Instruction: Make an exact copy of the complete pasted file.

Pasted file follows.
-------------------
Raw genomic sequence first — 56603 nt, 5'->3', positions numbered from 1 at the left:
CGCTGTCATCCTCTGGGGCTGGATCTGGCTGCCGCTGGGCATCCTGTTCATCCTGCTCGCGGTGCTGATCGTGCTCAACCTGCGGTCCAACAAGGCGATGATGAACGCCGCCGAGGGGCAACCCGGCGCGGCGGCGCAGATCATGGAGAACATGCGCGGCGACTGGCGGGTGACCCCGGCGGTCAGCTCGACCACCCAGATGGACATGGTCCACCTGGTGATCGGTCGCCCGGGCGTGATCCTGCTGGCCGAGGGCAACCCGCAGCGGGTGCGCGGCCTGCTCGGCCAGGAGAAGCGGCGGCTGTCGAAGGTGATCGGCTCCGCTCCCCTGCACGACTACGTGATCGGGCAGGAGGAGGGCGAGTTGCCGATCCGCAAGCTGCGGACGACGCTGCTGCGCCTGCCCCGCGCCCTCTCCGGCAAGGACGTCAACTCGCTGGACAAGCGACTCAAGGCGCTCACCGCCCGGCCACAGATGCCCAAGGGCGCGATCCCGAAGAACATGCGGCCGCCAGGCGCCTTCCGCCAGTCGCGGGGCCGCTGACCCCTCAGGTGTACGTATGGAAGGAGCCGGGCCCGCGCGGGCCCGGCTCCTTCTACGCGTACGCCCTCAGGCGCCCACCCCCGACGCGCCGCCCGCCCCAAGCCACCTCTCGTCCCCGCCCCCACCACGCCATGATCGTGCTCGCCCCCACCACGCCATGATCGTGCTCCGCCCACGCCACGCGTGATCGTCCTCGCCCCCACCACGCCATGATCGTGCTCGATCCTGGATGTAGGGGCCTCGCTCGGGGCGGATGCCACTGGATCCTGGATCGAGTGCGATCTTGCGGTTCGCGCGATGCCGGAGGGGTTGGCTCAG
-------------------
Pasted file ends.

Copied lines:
Raw genomic sequence first — 56603 nt, 5'->3', positions numbered from 1 at the left:
CGCTGTCATCCTCTGGGGCTGGATCTGGCTGCCGCTGGGCATCCTGTTCATCCTGCTCGCGGTGCTGATCGTGCTCAACCTGCGGTCCAACAAGGCGATGATGAACGCCGCCGAGGGGCAACCCGGCGCGGCGGCGCAGATCATGGAGAACATGCGCGGCGACTGGCGGGTGACCCCGGCGGTCAGCTCGACCACCCAGATGGACATGGTCCACCTGGTGATCGGTCGCCCGGGCGTGATCCTGCTGGCCGAGGGCAACCCGCAGCGGGTGCGCGGCCTGCTCGGCCAGGAGAAGCGGCGGCTGTCGAAGGTGATCGGCTCCGCTCCCCTGCACGACTACGTGATCGGGCAGGAGGAGGGCGAGTTGCCGATCCGCAAGCTGCGGACGACGCTGCTGCGCCTGCCCCGCGCCCTCTCCGGCAAGGACGTCAACTCGCTGGACAAGCGACTCAAGGCGCTCACCGCCCGGCCACAGATGCCCAAGGGCGCGATCCCGAAGAACATGCGGCCGCCAGGCGCCTTCCGCCAGTCGCGGGGCCGCTGACCCCTCAGGTGTACGTATGGAAGGAGCCGGGCCCGCGCGGGCCCGGCTCCTTCTACGCGTACGCCCTCAGGCGCCCACCCCCGACGCGCCGCCCGCCCCAAGCCACCTCTCGTCCCCGCCCCCACCACGCCATGATCGTGCTCGCCCCCACCACGCCATGATCGTGCTCCGCCCACGCCACGCGTGATCGTCCTCGCCCCCACCACGCCATGATCGTGCTCGATCCTGGATGTAGGGGCCTCGCTCGGGGCGGATGCCACTGGATCCTGGATCGAGTGCGATCTTGCGGTTCGCGCGATGCCGGAGGGGTTGGCTCAG